It appears that it is open season on motorists trying to find meter-free parking on E. Tremont Avenue in Throggs Neck.
A newly installed ‘no parking’ sign in front of the Tosca Marquis catering hall, located at 4034 E. Tremont Avenue, is difficult to see because a tree obscures it.
Many unwitting motorists are getting tickets because of the obscured sign in front of the hall designated as a no parking zone from 9 a.m. to 10 p.m., Monday through Saturday. There is no clear indication as to where this parking regulation ends on the street. The sign has only one arrow pointing north to the curb in front of the dining hall. The entire area is now designated for loading and unloading in what had formerly been two metered spots.
“The sign is obstructed by the tree, so I didn’t even notice it,” said a motorist named Milton, who was parking in front of the catering hall on Friday, October 9. “I would be really mad if I had gotten a ticket. It is not like there is a parking meter here.”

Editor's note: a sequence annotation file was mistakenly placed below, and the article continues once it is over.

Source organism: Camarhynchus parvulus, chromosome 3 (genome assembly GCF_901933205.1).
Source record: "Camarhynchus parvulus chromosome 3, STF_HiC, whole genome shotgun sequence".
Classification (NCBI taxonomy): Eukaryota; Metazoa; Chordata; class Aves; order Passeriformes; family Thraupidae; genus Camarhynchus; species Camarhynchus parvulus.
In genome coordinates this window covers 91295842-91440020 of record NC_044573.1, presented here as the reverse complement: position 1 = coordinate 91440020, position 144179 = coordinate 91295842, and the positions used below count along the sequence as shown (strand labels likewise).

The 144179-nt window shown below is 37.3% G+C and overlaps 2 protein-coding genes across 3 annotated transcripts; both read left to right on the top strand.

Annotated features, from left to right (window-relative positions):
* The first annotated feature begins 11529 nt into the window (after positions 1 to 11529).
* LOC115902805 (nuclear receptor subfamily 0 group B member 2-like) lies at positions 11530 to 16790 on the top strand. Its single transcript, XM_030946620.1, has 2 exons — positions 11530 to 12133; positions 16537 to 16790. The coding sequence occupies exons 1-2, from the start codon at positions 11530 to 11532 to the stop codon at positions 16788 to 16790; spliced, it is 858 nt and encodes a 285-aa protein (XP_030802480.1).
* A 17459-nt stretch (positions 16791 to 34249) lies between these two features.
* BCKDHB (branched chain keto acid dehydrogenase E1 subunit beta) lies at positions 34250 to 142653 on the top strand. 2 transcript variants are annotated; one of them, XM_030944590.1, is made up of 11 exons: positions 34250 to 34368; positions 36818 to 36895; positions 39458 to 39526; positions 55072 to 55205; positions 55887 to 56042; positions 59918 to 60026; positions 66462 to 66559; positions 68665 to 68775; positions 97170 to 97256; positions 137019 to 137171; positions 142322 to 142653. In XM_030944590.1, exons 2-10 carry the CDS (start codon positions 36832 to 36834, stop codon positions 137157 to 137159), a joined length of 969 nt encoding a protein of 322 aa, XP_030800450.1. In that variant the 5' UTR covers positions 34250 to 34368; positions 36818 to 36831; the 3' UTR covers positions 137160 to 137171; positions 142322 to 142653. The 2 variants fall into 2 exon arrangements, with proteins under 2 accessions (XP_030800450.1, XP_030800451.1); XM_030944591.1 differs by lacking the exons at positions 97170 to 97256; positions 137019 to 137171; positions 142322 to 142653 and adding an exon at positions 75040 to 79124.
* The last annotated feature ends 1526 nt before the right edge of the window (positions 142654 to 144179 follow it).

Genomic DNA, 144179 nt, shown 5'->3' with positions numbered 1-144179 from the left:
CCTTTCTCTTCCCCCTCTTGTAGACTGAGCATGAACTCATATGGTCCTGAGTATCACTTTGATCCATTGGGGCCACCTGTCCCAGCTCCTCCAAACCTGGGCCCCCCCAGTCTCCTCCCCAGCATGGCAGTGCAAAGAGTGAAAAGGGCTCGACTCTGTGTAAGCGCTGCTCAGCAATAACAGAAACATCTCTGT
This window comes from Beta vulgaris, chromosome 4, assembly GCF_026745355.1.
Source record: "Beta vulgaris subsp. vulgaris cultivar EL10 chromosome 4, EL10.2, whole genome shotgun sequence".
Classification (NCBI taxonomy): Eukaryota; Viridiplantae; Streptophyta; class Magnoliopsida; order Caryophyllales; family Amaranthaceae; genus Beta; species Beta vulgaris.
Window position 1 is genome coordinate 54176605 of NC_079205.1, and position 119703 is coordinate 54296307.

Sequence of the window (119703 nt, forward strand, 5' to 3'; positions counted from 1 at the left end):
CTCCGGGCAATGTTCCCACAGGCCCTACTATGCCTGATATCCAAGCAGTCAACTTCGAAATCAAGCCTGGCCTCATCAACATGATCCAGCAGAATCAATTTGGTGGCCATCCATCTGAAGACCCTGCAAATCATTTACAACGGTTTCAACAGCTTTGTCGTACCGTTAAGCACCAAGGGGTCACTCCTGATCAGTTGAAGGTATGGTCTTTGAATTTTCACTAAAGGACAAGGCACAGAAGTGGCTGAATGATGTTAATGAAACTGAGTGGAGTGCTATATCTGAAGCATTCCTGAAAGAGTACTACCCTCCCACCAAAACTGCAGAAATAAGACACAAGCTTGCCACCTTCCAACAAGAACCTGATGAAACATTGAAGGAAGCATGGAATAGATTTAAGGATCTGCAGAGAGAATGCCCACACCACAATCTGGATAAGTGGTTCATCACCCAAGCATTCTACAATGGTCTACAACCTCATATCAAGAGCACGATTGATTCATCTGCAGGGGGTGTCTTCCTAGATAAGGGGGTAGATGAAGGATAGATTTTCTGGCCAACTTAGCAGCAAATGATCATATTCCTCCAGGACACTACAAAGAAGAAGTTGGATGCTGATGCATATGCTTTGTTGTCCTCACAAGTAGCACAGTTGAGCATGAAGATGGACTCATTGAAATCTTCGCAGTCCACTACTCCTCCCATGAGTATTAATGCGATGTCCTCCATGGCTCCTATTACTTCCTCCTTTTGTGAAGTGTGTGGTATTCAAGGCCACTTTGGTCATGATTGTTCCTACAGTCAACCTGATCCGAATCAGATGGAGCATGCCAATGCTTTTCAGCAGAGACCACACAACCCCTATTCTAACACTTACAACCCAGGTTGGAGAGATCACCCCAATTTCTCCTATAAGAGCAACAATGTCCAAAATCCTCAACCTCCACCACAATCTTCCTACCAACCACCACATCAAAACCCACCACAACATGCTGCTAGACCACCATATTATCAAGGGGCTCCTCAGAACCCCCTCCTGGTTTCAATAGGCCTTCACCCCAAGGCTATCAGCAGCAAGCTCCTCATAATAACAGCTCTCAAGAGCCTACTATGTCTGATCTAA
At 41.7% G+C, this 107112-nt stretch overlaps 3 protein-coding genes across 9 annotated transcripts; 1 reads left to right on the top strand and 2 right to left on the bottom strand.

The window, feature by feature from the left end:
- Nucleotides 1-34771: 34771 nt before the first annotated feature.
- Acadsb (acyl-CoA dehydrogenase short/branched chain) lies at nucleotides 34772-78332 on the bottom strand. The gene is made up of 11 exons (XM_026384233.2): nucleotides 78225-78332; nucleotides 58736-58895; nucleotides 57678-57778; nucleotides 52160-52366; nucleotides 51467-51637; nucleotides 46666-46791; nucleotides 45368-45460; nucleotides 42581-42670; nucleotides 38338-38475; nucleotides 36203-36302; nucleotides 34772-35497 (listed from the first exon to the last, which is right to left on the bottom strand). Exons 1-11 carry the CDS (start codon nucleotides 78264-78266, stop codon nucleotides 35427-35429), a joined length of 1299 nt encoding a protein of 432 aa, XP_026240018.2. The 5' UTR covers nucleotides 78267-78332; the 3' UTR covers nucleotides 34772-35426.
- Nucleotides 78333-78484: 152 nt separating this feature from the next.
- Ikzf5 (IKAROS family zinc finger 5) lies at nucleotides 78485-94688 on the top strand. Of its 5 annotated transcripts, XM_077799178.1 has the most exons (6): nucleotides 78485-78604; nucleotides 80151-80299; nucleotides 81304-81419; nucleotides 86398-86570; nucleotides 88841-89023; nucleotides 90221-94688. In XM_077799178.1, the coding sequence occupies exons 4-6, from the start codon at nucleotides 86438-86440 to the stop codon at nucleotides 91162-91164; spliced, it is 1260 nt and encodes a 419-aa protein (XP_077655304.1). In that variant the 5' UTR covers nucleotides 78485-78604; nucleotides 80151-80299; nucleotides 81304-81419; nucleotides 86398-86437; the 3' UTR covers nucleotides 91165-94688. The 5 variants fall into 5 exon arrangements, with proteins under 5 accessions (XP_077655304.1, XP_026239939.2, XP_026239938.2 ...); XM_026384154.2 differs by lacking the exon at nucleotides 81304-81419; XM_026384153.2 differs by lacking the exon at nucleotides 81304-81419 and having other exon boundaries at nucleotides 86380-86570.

Meters were removed from in front of Tosca Marquis in the summer, and the front of the building is now free of motor vehicles for valet parking. Many motorists who are unaccustomed to the change have received tickets. A lucky few have received warnings.
“I almost got a ticket there myself, but the traffic agent saw me in my city uniform and gave me a warning about the new regulations,” said Tim McAllister, a motorist who parks nearby. “They took down the meters in front of the building in the early summer, but I didn’t even see the new sign. I am glad the agent cut me a break.”
Despite an official sign affixed to a pole in front of the building, motorists were observed parking there without any hesitation, until the new regulation was pointed out to them. Many found the fact that the tree obscured the sign reason enough to fight any summonsing at the location.
“I can’t see the sign because it is being blocked by a tree,” said Louis Gonzalez, a former Co-op City police officer, who over a 20-year career wrote many parking tickets. “This parking regulation seems a little extreme. If they really want no one to stand here, they should put a bright red ‘no standing’ sign that is clearly visible in front of the building.”
The NYC Department of Transportation will look into improving the signage by making it clearer as to where the no parking regulation ends.
A manager inside of Tosca’s said that neither the restaurant’s nor catering hall’s management was responsible for the new parking regulations on the street.
©2009 Community News Group